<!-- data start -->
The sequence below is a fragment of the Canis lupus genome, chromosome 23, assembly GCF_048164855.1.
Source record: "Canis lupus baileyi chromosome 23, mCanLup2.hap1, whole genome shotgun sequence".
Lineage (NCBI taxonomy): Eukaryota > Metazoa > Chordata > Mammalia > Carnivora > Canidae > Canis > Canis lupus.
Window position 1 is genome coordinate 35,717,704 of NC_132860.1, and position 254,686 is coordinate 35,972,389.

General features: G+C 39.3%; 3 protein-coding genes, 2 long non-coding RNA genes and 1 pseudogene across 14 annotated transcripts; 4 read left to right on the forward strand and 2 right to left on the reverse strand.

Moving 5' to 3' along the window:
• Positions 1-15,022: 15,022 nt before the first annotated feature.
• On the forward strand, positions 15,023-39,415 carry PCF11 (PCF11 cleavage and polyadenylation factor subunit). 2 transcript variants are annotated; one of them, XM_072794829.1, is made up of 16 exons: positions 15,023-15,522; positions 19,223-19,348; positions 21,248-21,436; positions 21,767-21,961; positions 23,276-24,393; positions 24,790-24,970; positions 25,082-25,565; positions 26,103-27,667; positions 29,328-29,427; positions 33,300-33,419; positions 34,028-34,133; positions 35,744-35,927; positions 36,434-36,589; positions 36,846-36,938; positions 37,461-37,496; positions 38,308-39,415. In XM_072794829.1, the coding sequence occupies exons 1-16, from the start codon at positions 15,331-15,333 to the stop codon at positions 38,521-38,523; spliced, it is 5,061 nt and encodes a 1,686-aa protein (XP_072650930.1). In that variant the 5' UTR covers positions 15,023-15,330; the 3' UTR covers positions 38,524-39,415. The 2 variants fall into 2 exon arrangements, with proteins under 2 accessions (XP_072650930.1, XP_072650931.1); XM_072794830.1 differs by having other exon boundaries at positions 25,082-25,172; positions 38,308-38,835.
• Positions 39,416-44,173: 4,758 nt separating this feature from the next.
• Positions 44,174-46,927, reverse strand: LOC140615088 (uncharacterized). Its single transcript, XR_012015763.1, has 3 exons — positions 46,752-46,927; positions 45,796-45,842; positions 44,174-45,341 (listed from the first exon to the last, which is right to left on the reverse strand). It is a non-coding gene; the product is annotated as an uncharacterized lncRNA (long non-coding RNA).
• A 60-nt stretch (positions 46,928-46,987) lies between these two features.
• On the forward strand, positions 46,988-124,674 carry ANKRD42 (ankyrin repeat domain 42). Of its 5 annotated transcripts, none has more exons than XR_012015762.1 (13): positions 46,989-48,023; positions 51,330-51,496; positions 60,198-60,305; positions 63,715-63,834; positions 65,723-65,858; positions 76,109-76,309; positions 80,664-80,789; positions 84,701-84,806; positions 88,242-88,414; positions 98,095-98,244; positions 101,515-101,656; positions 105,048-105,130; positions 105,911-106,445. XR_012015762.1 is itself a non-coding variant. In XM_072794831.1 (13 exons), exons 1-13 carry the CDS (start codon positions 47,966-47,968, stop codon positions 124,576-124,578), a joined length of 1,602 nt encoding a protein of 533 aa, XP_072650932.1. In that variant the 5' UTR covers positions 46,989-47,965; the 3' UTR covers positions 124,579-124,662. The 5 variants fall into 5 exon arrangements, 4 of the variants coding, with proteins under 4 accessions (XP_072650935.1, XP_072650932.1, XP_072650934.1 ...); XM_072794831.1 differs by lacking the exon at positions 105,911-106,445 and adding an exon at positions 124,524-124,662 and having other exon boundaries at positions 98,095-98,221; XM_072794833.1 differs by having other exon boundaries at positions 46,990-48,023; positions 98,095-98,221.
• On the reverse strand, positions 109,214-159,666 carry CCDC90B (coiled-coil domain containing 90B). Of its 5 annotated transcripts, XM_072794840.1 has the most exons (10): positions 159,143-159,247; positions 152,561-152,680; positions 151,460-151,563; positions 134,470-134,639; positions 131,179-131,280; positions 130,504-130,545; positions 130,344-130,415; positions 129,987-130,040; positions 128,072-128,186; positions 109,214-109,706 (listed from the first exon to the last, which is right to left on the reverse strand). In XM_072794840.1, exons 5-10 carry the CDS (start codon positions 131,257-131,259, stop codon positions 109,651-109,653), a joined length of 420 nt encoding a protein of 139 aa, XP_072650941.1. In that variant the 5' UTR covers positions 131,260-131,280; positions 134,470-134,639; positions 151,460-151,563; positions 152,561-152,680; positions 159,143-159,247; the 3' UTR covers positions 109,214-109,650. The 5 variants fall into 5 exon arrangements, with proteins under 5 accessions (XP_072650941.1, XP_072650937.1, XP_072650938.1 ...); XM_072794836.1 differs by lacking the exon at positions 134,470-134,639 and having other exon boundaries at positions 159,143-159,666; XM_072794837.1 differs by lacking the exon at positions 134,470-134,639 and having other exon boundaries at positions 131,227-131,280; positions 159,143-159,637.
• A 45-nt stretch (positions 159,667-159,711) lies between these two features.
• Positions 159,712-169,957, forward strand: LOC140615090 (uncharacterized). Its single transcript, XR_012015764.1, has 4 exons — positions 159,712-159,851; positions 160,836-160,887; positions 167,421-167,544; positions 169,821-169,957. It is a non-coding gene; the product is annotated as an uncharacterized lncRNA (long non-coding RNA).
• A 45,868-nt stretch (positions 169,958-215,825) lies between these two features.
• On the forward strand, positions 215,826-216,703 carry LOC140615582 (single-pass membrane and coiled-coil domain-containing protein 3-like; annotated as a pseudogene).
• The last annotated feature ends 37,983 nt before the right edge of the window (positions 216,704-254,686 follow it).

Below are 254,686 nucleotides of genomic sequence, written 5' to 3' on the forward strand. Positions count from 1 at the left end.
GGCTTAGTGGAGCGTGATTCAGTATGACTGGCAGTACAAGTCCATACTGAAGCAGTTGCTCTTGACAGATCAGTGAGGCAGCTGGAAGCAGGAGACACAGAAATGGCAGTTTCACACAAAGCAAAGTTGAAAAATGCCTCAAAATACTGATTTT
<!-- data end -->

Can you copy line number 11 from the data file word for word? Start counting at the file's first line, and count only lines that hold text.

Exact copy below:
• A 60-nt stretch (positions 46,928-46,987) lies between these two features.